Time and again the question has come before the Hon'ble Supreme Court of India (“Supreme Court“) on how to determine whether a person is an employee or not. Through various judgments the Supreme Court has laid out the tests to determine whether a person could be said to be in the employ of the employer. Recently in the case of Sushilaben Indravadan Gandhi & Another v. The New India Assurance Company Limited and Others1 (“Appeal“) the Supreme Court has explained in detail the difference between ‘contract of service' and ‘contract for service' while deciding an insurance claim.
Dr. Alpesh Gandhi, the deceased husband of Sushilaben Indravadan Gandhi, had entered into a contract for services (“Contract“) as an Honorary Ophthalmic Surgeon with Rotary Eye Institute, Navsari, (“Institute“). The deceased was travelling in a minibus owned by the Institute which met with an accident as the driver lost control of the vehicle. The deceased suffered serious injuries and ultimately succumbed to his injuries. A few months before the accident, the Institute had availed a comprehensive car policy (“Policy“) from The New India Assurance Company (“Company“). The limitation of liability clause in the Policy stated that it covered the insured, but the employees of the Institute would not be covered by the Policy. The Institute had paid an additional premium for endorsement IMT 5 under which the Company would pay compensation for any unnamed passengers other than the insured and/or his paid driver attendant or cleaner and/or a person in the employ of the insured coming within the scope of the Workman Compensation Act, 1923 and engaged in and upon the service of the insured at the time of injury. Thus, even under the IMT 5, employees of the Institute were excluded from the Policy.
The Appellants filed a petition before the Motor Accidents Claims Tribunal (“Tribunal“) under Section 166 of the Motor Vehicles Act, 1988, being MACP No.1326 of 1997, against the driver, the Institute and the Company claiming compensation of INR 1 crore for the death of Dr. Alpesh Gandhi. The Company opposed the petition claiming that the deceased was an employee of the Institute and thereby excluding the liability of the Company as per the Policy. The Tribunal after consideration allowed the petition holding that the Contract was a ‘contract for service', as a result of which the deceased could not have been held to have been in the employment of the Institute at the time of the accident. The Tribunal held all three Respondents jointly and severally liable to pay compensation of Rs. 37,63,100/- (Rupees Thirty Seven Lakhs Sixty Three Thousand One Hundred Only) as determined by the Tribunal to the Appellants.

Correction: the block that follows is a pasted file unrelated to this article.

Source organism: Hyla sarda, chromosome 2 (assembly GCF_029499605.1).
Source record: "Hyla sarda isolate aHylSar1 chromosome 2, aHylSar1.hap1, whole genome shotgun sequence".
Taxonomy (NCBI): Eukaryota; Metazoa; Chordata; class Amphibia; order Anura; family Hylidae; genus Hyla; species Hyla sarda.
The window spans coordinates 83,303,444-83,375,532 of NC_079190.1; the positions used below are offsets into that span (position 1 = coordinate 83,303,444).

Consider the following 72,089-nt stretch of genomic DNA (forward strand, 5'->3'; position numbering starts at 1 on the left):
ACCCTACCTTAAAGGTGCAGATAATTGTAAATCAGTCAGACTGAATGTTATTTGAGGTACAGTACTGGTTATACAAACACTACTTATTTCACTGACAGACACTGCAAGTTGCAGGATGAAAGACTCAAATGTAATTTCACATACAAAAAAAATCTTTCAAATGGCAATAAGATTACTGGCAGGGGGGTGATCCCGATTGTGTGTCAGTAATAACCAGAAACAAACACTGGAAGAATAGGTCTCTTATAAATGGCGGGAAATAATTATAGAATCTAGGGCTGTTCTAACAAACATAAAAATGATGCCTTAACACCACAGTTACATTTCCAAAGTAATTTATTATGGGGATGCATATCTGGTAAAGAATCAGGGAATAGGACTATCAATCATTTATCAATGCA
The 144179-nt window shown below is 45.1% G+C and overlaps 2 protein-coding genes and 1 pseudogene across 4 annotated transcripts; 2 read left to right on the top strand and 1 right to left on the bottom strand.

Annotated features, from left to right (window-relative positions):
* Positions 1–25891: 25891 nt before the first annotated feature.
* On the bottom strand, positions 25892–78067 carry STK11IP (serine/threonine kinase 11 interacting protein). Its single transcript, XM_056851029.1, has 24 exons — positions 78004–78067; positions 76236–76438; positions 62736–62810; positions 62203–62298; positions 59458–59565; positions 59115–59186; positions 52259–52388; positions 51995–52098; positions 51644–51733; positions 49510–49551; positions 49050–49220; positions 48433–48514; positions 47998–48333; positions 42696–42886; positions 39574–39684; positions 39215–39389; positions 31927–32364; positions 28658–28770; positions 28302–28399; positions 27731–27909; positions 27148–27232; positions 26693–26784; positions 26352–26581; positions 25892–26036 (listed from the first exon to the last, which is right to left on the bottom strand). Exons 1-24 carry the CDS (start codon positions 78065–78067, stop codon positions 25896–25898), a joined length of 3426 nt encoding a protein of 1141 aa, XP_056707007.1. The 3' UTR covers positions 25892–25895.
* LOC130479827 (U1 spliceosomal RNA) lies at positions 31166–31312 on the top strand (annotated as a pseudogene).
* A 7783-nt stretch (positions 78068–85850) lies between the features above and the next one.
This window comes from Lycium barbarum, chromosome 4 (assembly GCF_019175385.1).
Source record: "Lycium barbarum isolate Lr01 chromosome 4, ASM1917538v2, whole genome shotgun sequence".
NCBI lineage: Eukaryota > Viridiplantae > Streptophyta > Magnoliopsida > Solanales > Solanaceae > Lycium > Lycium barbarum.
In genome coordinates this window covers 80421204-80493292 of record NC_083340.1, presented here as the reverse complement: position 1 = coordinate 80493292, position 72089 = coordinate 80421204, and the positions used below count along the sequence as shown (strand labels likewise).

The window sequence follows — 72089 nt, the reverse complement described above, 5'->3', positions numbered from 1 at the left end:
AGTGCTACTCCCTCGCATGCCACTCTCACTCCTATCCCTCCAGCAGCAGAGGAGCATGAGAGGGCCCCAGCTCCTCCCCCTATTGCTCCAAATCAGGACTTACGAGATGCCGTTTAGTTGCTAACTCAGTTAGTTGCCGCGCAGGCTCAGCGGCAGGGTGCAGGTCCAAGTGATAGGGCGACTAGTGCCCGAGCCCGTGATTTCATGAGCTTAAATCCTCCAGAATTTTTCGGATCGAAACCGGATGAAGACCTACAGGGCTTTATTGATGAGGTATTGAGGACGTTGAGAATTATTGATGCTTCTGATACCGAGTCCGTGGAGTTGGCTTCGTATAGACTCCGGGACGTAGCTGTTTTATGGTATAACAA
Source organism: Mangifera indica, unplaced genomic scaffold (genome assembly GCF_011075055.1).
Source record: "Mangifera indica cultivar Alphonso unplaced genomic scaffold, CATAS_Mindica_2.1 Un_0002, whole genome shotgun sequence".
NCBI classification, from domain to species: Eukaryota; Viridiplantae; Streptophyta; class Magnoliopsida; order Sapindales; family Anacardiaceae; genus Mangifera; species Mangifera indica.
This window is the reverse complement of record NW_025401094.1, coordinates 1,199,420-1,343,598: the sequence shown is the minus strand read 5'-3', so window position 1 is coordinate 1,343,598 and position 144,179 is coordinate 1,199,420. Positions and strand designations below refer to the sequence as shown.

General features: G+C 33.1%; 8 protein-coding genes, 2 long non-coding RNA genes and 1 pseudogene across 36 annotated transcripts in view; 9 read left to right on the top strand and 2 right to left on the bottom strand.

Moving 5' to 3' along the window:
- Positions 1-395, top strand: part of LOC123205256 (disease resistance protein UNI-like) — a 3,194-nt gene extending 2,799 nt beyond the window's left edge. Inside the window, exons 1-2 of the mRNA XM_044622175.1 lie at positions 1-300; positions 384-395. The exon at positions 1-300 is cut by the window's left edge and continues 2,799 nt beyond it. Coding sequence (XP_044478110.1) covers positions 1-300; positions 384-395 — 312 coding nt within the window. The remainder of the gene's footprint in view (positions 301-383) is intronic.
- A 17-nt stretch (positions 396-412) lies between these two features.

The Gujarat High Court (“High Court“), however held that the Contract was one of ‘contract of service' and therefore the Company would be liable to pay only to the extent of Rs. 50,000/- (Rupees Fifty Thousand) as per Regulation 27 of the General Regulations of the Indian Motor Tariffs and the rest would have to be borne by the driver and the Institute.
Observations of the Supreme Court
The Supreme Court referred to various judgments and the tests laid down in these judgments to determine whether the Contract is a ‘contract for service' or a ‘contract of service'.
The Supreme Court thereafter made the following observations:
- That society having moved away from being a simple agrarian society to a complex modern society in the computer age, the earlier test of control of an employer, has now yielded more complex tests which would have factors both for and against the contract being a ‘contract of service' as against a ‘contract for service'. The test is one in a series of factors to determine if a contract is ‘contract of service' or a ‘contract for service'. Further the control test in the sense of controlling not just the work that is given but the manner in which it is to be done obviously breaks down when it comes to professionals who may be employed.
- That whether a person employed is integrated into the employer's business or is a mere accessory thereof is another important test.